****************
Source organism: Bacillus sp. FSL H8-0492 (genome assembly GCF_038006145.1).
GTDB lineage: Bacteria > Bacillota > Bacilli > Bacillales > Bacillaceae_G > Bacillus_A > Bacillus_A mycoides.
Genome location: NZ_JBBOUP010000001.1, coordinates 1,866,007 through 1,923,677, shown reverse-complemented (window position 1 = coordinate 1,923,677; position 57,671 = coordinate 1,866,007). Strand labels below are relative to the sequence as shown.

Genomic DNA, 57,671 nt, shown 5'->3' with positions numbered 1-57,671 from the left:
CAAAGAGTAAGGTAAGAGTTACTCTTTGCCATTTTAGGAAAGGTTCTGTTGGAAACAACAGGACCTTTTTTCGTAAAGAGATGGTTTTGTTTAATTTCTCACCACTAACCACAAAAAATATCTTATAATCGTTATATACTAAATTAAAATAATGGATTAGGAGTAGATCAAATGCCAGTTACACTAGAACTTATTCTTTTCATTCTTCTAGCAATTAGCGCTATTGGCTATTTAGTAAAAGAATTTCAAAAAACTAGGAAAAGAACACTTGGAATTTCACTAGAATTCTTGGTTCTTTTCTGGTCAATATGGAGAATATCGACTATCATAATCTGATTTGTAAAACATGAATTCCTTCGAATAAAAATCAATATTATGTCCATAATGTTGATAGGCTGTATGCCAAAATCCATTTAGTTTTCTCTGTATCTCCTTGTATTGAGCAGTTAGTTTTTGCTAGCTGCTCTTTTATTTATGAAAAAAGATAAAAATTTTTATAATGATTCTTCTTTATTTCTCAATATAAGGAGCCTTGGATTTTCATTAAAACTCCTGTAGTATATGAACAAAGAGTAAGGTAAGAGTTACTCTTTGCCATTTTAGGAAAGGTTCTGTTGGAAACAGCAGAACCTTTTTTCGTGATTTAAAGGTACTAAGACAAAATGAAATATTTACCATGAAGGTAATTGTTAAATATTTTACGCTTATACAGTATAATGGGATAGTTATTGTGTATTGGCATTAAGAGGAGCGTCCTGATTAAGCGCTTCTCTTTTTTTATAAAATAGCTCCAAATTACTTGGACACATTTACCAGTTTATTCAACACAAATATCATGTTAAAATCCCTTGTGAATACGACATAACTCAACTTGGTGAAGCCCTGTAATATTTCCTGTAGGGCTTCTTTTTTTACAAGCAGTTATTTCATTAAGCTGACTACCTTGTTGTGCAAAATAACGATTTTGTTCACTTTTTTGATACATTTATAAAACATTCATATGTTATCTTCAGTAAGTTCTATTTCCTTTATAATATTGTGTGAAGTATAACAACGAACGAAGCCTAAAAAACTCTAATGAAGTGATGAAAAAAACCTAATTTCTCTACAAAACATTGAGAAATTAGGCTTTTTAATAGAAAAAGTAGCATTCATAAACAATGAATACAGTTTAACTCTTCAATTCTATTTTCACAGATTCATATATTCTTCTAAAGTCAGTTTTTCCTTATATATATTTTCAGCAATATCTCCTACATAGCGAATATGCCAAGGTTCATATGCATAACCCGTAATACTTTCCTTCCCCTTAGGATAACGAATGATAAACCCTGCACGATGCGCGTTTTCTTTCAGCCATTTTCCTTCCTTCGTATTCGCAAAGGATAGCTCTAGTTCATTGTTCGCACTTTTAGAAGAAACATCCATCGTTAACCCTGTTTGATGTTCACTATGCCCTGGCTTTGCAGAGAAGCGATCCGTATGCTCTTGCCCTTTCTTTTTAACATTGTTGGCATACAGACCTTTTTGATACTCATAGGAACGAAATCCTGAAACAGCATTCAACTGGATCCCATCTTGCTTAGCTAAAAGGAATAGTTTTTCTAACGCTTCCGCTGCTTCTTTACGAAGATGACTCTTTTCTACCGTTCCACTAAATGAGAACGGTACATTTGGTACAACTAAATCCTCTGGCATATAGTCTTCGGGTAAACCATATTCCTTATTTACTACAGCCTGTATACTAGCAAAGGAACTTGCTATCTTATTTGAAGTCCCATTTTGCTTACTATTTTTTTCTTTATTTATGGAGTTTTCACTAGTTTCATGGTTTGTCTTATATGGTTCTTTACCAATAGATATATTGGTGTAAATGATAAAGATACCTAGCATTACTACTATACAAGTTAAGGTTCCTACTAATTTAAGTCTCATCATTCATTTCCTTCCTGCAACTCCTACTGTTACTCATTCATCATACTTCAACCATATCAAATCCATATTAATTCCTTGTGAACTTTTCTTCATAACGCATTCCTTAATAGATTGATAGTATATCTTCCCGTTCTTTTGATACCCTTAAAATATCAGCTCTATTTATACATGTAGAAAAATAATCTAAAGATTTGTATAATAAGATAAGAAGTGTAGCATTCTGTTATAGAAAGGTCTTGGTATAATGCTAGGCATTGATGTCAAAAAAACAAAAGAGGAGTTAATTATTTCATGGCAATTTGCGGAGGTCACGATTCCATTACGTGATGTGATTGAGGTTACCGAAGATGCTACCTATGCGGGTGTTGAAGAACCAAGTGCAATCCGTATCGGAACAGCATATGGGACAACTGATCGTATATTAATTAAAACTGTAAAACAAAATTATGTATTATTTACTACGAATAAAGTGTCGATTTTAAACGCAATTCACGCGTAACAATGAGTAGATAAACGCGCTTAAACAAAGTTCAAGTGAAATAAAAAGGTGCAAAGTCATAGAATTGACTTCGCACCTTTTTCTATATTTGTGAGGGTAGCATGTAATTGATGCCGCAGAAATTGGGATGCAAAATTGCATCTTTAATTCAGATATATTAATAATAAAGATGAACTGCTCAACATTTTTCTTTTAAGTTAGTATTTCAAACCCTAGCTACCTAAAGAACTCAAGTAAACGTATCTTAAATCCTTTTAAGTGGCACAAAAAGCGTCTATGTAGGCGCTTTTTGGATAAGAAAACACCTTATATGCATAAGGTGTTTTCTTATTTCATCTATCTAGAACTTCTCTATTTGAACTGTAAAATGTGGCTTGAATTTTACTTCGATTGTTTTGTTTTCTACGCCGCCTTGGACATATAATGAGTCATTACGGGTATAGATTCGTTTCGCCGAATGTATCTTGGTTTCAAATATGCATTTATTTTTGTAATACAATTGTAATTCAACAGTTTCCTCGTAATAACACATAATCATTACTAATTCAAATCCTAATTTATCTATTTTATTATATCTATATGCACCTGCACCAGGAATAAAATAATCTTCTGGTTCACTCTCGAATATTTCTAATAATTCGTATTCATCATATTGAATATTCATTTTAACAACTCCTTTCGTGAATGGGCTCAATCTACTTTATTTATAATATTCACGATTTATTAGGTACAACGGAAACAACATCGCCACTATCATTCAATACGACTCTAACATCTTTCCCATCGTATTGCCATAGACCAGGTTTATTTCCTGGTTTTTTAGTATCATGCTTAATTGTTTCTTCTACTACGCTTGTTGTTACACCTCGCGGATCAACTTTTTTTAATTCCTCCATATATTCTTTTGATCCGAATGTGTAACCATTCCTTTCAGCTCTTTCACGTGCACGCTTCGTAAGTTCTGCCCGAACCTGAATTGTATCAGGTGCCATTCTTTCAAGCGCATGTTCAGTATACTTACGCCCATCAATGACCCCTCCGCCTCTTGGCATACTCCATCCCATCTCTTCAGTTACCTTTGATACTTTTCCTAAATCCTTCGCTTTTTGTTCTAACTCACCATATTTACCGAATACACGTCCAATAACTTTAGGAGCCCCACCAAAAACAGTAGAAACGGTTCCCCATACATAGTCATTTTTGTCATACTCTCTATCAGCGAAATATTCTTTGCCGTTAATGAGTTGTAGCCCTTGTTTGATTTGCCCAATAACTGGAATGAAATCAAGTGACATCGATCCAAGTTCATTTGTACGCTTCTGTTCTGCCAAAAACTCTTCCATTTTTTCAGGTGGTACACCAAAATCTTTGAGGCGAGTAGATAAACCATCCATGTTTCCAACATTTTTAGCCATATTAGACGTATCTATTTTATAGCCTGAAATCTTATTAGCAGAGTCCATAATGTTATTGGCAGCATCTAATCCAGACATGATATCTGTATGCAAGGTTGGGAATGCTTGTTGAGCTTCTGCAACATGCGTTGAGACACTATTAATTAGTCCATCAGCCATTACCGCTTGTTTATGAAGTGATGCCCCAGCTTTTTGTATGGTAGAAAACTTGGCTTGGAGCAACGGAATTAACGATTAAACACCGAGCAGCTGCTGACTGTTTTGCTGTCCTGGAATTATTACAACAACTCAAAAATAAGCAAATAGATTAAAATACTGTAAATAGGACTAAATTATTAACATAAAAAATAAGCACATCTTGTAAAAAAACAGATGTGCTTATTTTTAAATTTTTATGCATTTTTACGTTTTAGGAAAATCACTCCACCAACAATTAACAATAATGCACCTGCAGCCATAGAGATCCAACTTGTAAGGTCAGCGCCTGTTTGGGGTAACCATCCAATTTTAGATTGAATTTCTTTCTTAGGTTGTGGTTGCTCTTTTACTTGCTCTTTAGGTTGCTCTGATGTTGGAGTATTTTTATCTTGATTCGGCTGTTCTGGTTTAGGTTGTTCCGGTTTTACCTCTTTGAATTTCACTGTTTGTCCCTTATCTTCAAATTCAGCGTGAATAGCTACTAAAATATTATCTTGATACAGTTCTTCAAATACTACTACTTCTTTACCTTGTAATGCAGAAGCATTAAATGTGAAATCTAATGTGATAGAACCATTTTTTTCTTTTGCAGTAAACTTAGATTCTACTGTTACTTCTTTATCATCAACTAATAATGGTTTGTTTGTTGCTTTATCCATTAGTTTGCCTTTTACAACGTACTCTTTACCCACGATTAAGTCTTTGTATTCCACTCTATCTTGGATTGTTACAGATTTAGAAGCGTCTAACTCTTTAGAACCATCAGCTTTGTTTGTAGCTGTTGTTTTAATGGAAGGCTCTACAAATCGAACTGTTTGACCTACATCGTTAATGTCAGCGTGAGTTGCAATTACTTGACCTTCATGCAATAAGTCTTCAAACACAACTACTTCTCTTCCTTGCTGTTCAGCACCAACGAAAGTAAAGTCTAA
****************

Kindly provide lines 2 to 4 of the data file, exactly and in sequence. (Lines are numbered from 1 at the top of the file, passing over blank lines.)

GTDB lineage: Bacteria > Bacillota > Bacilli > Bacillales > Bacillaceae_G > Bacillus_A > Bacillus_A mycoides.
Genome location: NZ_JBBOUP010000001.1, coordinates 1,866,007 through 1,923,677, shown reverse-complemented (window position 1 = coordinate 1,923,677; position 57,671 = coordinate 1,866,007). Strand labels below are relative to the sequence as shown.

Genomic DNA, 57,671 nt, shown 5'->3' with positions numbered 1-57,671 from the left: